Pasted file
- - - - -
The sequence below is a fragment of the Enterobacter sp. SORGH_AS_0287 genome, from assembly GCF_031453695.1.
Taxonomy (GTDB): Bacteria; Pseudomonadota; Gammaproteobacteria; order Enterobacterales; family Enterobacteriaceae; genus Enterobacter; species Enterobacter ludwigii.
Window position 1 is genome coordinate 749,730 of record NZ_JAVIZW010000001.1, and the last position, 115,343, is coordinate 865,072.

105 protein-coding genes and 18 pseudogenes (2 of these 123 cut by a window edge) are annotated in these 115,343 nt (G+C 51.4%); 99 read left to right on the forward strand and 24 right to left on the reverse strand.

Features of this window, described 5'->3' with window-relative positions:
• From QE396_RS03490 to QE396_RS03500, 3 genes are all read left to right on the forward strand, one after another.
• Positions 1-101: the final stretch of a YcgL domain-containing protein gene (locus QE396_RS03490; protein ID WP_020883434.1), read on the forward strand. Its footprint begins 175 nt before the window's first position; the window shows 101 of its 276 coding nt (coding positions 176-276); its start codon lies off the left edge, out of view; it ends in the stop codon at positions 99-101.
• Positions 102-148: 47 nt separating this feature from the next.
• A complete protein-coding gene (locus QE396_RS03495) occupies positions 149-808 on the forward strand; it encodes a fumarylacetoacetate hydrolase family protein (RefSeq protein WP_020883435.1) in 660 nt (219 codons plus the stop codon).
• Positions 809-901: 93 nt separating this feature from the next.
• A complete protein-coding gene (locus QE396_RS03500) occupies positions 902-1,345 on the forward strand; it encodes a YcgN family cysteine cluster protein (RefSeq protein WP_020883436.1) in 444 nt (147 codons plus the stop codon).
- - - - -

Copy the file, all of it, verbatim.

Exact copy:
The sequence below is a fragment of the Enterobacter sp. SORGH_AS_0287 genome, from assembly GCF_031453695.1.
Taxonomy (GTDB): Bacteria; Pseudomonadota; Gammaproteobacteria; order Enterobacterales; family Enterobacteriaceae; genus Enterobacter; species Enterobacter ludwigii.
Window position 1 is genome coordinate 749,730 of record NZ_JAVIZW010000001.1, and the last position, 115,343, is coordinate 865,072.

105 protein-coding genes and 18 pseudogenes (2 of these 123 cut by a window edge) are annotated in these 115,343 nt (G+C 51.4%); 99 read left to right on the forward strand and 24 right to left on the reverse strand.

Features of this window, described 5'->3' with window-relative positions:
• From QE396_RS03490 to QE396_RS03500, 3 genes are all read left to right on the forward strand, one after another.
• Positions 1-101: the final stretch of a YcgL domain-containing protein gene (locus QE396_RS03490; protein ID WP_020883434.1), read on the forward strand. Its footprint begins 175 nt before the window's first position; the window shows 101 of its 276 coding nt (coding positions 176-276); its start codon lies off the left edge, out of view; it ends in the stop codon at positions 99-101.
• Positions 102-148: 47 nt separating this feature from the next.
• A complete protein-coding gene (locus QE396_RS03495) occupies positions 149-808 on the forward strand; it encodes a fumarylacetoacetate hydrolase family protein (RefSeq protein WP_020883435.1) in 660 nt (219 codons plus the stop codon).
• Positions 809-901: 93 nt separating this feature from the next.
• A complete protein-coding gene (locus QE396_RS03500) occupies positions 902-1,345 on the forward strand; it encodes a YcgN family cysteine cluster protein (RefSeq protein WP_020883436.1) in 444 nt (147 codons plus the stop codon).